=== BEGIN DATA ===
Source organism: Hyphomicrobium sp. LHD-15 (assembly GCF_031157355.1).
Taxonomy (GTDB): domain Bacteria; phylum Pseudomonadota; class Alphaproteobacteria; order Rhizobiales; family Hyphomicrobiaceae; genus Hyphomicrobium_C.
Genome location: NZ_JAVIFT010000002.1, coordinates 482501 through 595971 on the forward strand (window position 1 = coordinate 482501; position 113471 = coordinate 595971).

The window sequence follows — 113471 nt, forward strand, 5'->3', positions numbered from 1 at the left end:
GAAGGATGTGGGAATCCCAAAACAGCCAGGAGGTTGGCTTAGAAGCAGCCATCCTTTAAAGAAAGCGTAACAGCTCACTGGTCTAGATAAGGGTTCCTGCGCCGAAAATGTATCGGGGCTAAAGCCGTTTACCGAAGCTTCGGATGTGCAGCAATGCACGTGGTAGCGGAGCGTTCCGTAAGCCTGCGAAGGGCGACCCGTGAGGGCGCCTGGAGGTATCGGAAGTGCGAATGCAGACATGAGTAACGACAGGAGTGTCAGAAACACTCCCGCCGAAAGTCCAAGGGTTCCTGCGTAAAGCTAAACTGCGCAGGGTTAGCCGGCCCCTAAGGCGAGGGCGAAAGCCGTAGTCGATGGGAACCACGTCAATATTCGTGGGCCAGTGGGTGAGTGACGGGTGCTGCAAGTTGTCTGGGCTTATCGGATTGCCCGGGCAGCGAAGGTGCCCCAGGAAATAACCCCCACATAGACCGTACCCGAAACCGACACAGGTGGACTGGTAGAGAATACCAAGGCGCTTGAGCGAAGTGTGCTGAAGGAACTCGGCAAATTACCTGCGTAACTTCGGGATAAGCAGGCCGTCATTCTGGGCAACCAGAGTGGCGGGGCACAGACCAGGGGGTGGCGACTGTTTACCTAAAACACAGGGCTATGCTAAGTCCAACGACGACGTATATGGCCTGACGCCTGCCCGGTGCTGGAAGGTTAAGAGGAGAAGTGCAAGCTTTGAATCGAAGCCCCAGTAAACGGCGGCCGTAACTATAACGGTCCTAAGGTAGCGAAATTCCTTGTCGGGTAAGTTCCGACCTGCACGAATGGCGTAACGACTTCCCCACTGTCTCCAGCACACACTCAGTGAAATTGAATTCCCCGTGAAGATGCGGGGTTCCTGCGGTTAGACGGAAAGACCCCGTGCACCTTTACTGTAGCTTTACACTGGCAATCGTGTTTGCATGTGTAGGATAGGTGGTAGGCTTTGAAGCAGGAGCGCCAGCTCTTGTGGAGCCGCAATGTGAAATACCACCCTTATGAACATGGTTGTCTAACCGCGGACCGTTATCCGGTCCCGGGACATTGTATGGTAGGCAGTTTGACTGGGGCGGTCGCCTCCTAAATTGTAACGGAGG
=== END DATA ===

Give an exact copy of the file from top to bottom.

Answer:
Source organism: Hyphomicrobium sp. LHD-15 (assembly GCF_031157355.1).
Taxonomy (GTDB): domain Bacteria; phylum Pseudomonadota; class Alphaproteobacteria; order Rhizobiales; family Hyphomicrobiaceae; genus Hyphomicrobium_C.
Genome location: NZ_JAVIFT010000002.1, coordinates 482501 through 595971 on the forward strand (window position 1 = coordinate 482501; position 113471 = coordinate 595971).

The window sequence follows — 113471 nt, forward strand, 5'->3', positions numbered from 1 at the left end:
GAAGGATGTGGGAATCCCAAAACAGCCAGGAGGTTGGCTTAGAAGCAGCCATCCTTTAAAGAAAGCGTAACAGCTCACTGGTCTAGATAAGGGTTCCTGCGCCGAAAATGTATCGGGGCTAAAGCCGTTTACCGAAGCTTCGGATGTGCAGCAATGCACGTGGTAGCGGAGCGTTCCGTAAGCCTGCGAAGGGCGACCCGTGAGGGCGCCTGGAGGTATCGGAAGTGCGAATGCAGACATGAGTAACGACAGGAGTGTCAGAAACACTCCCGCCGAAAGTCCAAGGGTTCCTGCGTAAAGCTAAACTGCGCAGGGTTAGCCGGCCCCTAAGGCGAGGGCGAAAGCCGTAGTCGATGGGAACCACGTCAATATTCGTGGGCCAGTGGGTGAGTGACGGGTGCTGCAAGTTGTCTGGGCTTATCGGATTGCCCGGGCAGCGAAGGTGCCCCAGGAAATAACCCCCACATAGACCGTACCCGAAACCGACACAGGTGGACTGGTAGAGAATACCAAGGCGCTTGAGCGAAGTGTGCTGAAGGAACTCGGCAAATTACCTGCGTAACTTCGGGATAAGCAGGCCGTCATTCTGGGCAACCAGAGTGGCGGGGCACAGACCAGGGGGTGGCGACTGTTTACCTAAAACACAGGGCTATGCTAAGTCCAACGACGACGTATATGGCCTGACGCCTGCCCGGTGCTGGAAGGTTAAGAGGAGAAGTGCAAGCTTTGAATCGAAGCCCCAGTAAACGGCGGCCGTAACTATAACGGTCCTAAGGTAGCGAAATTCCTTGTCGGGTAAGTTCCGACCTGCACGAATGGCGTAACGACTTCCCCACTGTCTCCAGCACACACTCAGTGAAATTGAATTCCCCGTGAAGATGCGGGGTTCCTGCGGTTAGACGGAAAGACCCCGTGCACCTTTACTGTAGCTTTACACTGGCAATCGTGTTTGCATGTGTAGGATAGGTGGTAGGCTTTGAAGCAGGAGCGCCAGCTCTTGTGGAGCCGCAATGTGAAATACCACCCTTATGAACATGGTTGTCTAACCGCGGACCGTTATCCGGTCCCGGGACATTGTATGGTAGGCAGTTTGACTGGGGCGGTCGCCTCCTAAATTGTAACGGAGG